'Haunted House 2' is too much of a bad thing
Imagine a Venn diagram charting three qualities: Silly, gross and dumb. At the point where they overlap you will find the fright film spoof “A Haunted House 2,” a scattershot, anything-goes affair that's unapologetically stupid. Proudly stupid. Aggressively stupid.
The film is writer/star Marlon Wayans' take on suburban ghost stories. Putting himself at the center of that usually lily-white genre gives him a target-rich environment for broad, politically incorrect satire. The first entry in the series gave Wayans' upwardly mobile new homeowner a head-spinning freakshow of a girlfriend (we've all been there, right, guys?). Those demons banished, he takes another shot at suburban life with his new girlfriend (Jaime Pressly) and her two teenagers.
Once again, the road to settling down and relationship building is strewn with supernatural stumbling blocks. Wayans is repeatedly hypnotized by a chalk-faced, creepy-eyed antique doll whose erotic magic sends him into a mating frenzy, typically when Pressly or her kids are approaching the bedroom door.
The star's gymnastic, flesh-baring humping and randy pillow talk is funny at first. It's not the kind of joke that improves with repetition, though.
To the limited degree that the film works, it's thanks to the all-in commitment of the cast. In a Santeria blood-sacrifice ritual, Wayans has to catch, pummel and slaughter a chicken that turns out to be remarkably uncooperative and tough. The scene is a master class in physically punishing over-the-top slapstick.
Pressly is winning as Wayans' oblivious, cougarish new squeeze. Gabriel Iglesias provides good-humored ethnic awkwardness as Wayans' Hispanic neighbor, and Cedric the Entertainer returns as a serenely sinful exorcist.
The film parodies a lot of movies that deserve it (its basic framework comes from the “Paranormal Activity” series, the doll from “The Conjuring”) and one or two that deserve better (the sublimely scary “Sinister” gets a thorough drubbing, turning its occult killer into an accident-prone klutz). The script is lazy, recycling countless genre cliches rather than inventing novel twists.
But, at least in one way, “A Haunted House 2” improves on the first entry in the series. That film had a long, gratuitous shot of Nick Swardson's bare rump, a horror that the sequel spares us.
Colin Covert is a staff writer for McClatchy-Tribune News Service.
Show commenting policy
TribLive commenting policy
You are solely responsible for your comments and by using TribLive.com you agree to our Terms of Service.
We moderate comments. Our goal is to provide substantive commentary for a general readership. By screening submissions, we provide a space where readers can share intelligent and informed commentary that enhances the quality of our news and information.
While most comments will be posted if they are on-topic and not abusive, moderating decisions are subjective. We will make them as carefully and consistently as we can. Because of the volume of reader comments, we cannot review individual moderation decisions with readers.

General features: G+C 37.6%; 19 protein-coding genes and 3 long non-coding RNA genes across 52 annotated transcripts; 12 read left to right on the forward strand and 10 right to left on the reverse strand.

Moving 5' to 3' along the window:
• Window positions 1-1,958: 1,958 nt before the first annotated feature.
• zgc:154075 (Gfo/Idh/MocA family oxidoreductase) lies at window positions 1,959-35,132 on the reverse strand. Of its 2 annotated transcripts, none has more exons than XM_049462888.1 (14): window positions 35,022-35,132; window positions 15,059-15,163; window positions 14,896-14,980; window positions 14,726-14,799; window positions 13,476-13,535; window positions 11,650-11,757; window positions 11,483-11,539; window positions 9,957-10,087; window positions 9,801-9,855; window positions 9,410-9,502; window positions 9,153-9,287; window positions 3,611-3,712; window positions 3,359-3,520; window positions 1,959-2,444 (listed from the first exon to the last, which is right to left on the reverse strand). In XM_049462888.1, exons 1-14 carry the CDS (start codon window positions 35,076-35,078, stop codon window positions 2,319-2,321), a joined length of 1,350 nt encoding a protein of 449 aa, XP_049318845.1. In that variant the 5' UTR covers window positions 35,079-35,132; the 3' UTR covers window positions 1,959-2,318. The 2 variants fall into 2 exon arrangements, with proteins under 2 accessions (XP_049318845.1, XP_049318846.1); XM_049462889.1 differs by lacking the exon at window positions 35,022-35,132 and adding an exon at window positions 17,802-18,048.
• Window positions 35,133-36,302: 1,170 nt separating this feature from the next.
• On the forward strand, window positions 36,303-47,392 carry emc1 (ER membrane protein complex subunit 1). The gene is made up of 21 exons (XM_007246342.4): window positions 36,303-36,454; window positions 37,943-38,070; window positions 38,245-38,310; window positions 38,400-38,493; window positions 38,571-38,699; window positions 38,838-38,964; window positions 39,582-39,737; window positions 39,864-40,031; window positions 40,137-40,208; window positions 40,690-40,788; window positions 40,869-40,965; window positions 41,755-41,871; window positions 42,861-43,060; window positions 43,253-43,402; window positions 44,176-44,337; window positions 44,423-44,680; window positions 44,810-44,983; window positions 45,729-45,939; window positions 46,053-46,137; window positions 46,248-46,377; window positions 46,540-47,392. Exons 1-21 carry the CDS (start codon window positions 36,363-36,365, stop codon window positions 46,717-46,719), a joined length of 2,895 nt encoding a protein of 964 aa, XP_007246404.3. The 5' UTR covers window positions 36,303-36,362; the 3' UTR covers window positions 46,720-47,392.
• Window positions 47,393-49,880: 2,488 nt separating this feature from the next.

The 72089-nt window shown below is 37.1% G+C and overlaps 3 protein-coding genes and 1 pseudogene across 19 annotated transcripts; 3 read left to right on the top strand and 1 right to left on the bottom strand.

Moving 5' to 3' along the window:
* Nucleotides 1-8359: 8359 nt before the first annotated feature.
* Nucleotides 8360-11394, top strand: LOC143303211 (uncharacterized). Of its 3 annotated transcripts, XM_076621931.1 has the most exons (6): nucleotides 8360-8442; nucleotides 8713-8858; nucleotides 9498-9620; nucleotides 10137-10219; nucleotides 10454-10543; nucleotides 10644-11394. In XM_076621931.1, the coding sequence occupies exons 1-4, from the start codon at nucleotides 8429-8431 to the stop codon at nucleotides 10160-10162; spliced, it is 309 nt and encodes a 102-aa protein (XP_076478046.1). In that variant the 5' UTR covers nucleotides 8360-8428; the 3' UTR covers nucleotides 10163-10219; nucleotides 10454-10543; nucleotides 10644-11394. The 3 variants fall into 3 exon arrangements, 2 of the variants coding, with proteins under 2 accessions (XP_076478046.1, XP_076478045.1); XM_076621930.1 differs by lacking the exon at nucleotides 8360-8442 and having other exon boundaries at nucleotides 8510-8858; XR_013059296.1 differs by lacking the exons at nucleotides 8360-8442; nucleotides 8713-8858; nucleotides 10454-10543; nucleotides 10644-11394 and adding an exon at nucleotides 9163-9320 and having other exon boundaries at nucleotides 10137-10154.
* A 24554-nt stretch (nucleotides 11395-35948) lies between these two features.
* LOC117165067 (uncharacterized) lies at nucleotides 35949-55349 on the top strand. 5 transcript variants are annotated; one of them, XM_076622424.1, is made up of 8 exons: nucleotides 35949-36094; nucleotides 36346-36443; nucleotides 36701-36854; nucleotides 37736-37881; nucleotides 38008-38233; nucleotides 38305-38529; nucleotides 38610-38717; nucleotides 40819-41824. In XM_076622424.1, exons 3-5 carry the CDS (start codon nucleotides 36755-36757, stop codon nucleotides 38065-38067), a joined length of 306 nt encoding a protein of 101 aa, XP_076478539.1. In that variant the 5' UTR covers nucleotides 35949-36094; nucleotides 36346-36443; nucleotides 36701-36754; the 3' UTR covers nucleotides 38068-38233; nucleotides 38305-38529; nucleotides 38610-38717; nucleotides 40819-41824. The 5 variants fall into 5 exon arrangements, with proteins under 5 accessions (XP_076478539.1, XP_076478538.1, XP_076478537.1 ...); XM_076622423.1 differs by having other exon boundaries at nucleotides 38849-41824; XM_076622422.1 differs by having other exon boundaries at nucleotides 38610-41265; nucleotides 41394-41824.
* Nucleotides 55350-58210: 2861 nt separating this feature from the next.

We value thoughtful comments representing a range of views that make their point quickly and politely. We make an effort to protect discussions from repeated comments either by the same reader or different readers.
We follow the same standards for taste as the daily newspaper. A few things we won't tolerate: personal attacks, obscenity, vulgarity, profanity (including expletives and letters followed by dashes), commercial promotion, impersonations, incoherence, proselytizing and SHOUTING. Don't include URLs to Web sites.
We do not edit comments. They are either approved or deleted. We reserve the right to edit a comment that is quoted or excerpted in an article. In this case, we may fix spelling and punctuation.
We welcome strong opinions and criticism of our work, but we don't want comments to become bogged down with discussions of our policies and we will moderate accordingly.
We appreciate it when readers and people quoted in articles or blog posts point out errors of fact or emphasis and will investigate all assertions. But these suggestions should be sent via e-mail. To avoid distracting other readers, we won't publish comments that suggest a correction. Instead, corrections will be made in a blog post or in an article.
- DVD reviews: ‘Shaun the Sheep Movie,’ ‘No Escape’ and ‘American Ultra’
- Holidays offer the gift of plenty of new films
- Review: ‘Trumbo’ a breezy, bright tribute to civil liberties
- Review: ‘Brooklyn’ is one of the year’s best
- Review: ‘Creed’ is best Rocky movie since ‘Rocky’
- Review: Katniss’ saga comes to a fairly satisfying end
- Review: ‘The Night Before’ is an instant Christmas classic: naughty, but nice
- Review: ‘Difret’ clashes ancient ideas with modern freedoms
- Review: ‘Secret in Their Eyes’ doesn’t live up to original
- Review: ‘Spotlight’ illuminates a dogged path to truth
- ‘Hunger Games’ director aims to please fans